Activities at Home

Estimating Utensil Lengths

If serving spoons or ladles aren't in your utensil drawer, use other safe kitchen utensils, such as spatulas or rubber scrapers.

What You Need:

  • 2 serving spoons
  • 2 ladles
  • Dry (uncooked) pieces of pasta—all the same length

What You and Your Child Will Do:

In school, your child uses nonstandard units of measure, such as connecting cubes or paper clips, to help understand the notion of measuring length. At home, pieces of dry pasta can serve the same purpose (as long as they are all exactly the same length).

  1. Place a spoon in front of your child and challenge him or her to find about how many pasta pieces long it is. (The child should line up the pasta end to end along the length of the spoon. The pasta may be placed either above or below the spoon, but the first piece must be aligned with the left end of the spoon.)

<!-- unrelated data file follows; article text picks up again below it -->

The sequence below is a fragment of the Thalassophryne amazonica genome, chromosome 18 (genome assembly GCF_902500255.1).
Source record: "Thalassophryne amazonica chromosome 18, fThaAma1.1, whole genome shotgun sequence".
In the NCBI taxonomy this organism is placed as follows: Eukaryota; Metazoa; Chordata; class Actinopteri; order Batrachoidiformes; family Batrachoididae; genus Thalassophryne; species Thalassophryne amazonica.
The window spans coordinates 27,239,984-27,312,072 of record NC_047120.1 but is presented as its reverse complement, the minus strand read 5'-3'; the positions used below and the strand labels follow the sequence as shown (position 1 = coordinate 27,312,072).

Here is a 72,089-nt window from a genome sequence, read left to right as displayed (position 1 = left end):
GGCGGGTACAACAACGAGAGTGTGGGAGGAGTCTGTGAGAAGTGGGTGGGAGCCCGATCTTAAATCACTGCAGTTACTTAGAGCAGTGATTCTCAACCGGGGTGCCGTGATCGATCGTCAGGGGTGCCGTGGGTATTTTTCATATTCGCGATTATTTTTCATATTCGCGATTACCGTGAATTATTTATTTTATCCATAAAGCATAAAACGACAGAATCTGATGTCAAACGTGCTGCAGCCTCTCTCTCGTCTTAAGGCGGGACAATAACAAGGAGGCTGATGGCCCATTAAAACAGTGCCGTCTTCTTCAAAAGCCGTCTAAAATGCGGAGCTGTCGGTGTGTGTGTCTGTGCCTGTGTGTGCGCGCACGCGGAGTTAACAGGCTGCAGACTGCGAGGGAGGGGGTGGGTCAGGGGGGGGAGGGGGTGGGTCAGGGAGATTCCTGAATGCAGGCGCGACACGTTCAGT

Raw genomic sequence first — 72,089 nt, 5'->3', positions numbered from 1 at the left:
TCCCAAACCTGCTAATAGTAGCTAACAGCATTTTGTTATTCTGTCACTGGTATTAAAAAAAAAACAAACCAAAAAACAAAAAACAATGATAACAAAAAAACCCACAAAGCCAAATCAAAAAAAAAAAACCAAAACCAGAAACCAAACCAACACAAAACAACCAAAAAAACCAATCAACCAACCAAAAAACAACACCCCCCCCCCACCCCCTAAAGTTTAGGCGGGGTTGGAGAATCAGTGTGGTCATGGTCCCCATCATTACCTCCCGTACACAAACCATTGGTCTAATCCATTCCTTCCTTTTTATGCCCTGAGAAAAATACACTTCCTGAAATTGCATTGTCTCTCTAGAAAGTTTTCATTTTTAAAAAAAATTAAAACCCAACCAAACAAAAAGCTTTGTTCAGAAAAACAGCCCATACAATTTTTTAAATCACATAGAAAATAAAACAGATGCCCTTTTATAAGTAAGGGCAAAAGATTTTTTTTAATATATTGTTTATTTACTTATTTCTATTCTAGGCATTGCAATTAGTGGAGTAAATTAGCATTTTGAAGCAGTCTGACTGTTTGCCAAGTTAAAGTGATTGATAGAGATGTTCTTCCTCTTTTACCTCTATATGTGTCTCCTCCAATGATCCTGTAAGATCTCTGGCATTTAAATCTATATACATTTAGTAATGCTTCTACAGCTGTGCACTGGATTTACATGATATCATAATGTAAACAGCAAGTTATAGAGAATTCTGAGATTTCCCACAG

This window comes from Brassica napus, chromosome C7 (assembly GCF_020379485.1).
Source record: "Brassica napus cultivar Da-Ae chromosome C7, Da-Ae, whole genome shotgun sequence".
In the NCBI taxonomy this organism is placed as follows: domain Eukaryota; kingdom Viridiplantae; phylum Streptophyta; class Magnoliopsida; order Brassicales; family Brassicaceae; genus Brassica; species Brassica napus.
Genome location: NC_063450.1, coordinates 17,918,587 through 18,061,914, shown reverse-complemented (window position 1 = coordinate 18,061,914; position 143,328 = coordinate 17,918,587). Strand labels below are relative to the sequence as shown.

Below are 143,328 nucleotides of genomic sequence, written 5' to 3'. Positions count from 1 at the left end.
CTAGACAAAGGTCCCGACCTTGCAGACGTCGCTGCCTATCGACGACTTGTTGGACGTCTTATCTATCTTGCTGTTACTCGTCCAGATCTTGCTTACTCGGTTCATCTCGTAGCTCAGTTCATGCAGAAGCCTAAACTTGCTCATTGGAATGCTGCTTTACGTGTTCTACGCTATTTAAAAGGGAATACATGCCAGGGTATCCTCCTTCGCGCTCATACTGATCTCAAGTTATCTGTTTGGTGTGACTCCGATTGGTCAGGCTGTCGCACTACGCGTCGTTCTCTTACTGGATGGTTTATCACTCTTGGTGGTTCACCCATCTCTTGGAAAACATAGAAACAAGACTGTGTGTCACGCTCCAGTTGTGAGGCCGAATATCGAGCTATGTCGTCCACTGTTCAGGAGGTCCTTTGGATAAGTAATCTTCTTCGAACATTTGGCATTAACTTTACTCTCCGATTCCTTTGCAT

2. After the last piece of pasta is positioned, hold one hand at one end of the spoon and the other hand at the other end to suggest the distance to be measured. Encourage your child to describe the length of the spoon as an estimate; for example, “The spoon is about 5 pasta pieces long.” Leave this spoon (and pasta) on the table.

    Spoon with 5 spiral pieces of rigatoni lined up end to end along its depth.

  3. Repeat the measuring of another spoon and then of 2 ladle stalks. Each time have the child give an estimate of the length of the pasta. Then ask questions such as:
    • About how many pasta pieces longer is that spoon than this one?
    • About how many pasta pieces shorter is this spoon than that ladle?
    • About how long are this spoon and that ladle together?